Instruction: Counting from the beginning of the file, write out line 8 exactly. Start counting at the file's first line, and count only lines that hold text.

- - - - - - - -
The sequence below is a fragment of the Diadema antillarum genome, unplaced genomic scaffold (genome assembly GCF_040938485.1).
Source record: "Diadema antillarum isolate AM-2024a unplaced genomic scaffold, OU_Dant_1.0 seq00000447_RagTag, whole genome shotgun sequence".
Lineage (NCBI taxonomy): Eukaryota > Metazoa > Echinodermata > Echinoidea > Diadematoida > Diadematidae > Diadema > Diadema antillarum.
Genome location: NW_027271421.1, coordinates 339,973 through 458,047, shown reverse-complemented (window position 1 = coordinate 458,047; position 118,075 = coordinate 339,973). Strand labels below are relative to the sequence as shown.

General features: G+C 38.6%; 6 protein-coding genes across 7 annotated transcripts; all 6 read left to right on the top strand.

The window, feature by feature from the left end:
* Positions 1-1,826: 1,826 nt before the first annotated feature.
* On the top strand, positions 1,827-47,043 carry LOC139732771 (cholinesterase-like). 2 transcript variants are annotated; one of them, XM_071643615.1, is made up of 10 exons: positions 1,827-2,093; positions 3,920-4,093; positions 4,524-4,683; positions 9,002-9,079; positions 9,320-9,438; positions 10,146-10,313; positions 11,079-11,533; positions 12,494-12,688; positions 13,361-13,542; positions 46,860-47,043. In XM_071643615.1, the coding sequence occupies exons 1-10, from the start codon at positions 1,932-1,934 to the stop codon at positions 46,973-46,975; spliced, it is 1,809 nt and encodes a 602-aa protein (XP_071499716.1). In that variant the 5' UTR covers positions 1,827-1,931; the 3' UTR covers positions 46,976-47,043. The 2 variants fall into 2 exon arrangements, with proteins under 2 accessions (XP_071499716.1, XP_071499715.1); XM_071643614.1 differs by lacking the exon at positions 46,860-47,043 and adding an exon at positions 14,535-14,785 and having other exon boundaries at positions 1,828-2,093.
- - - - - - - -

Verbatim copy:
* On the top strand, positions 1,827-47,043 carry LOC139732771 (cholinesterase-like). 2 transcript variants are annotated; one of them, XM_071643615.1, is made up of 10 exons: positions 1,827-2,093; positions 3,920-4,093; positions 4,524-4,683; positions 9,002-9,079; positions 9,320-9,438; positions 10,146-10,313; positions 11,079-11,533; positions 12,494-12,688; positions 13,361-13,542; positions 46,860-47,043. In XM_071643615.1, the coding sequence occupies exons 1-10, from the start codon at positions 1,932-1,934 to the stop codon at positions 46,973-46,975; spliced, it is 1,809 nt and encodes a 602-aa protein (XP_071499716.1). In that variant the 5' UTR covers positions 1,827-1,931; the 3' UTR covers positions 46,976-47,043. The 2 variants fall into 2 exon arrangements, with proteins under 2 accessions (XP_071499716.1, XP_071499715.1); XM_071643614.1 differs by lacking the exon at positions 46,860-47,043 and adding an exon at positions 14,535-14,785 and having other exon boundaries at positions 1,828-2,093.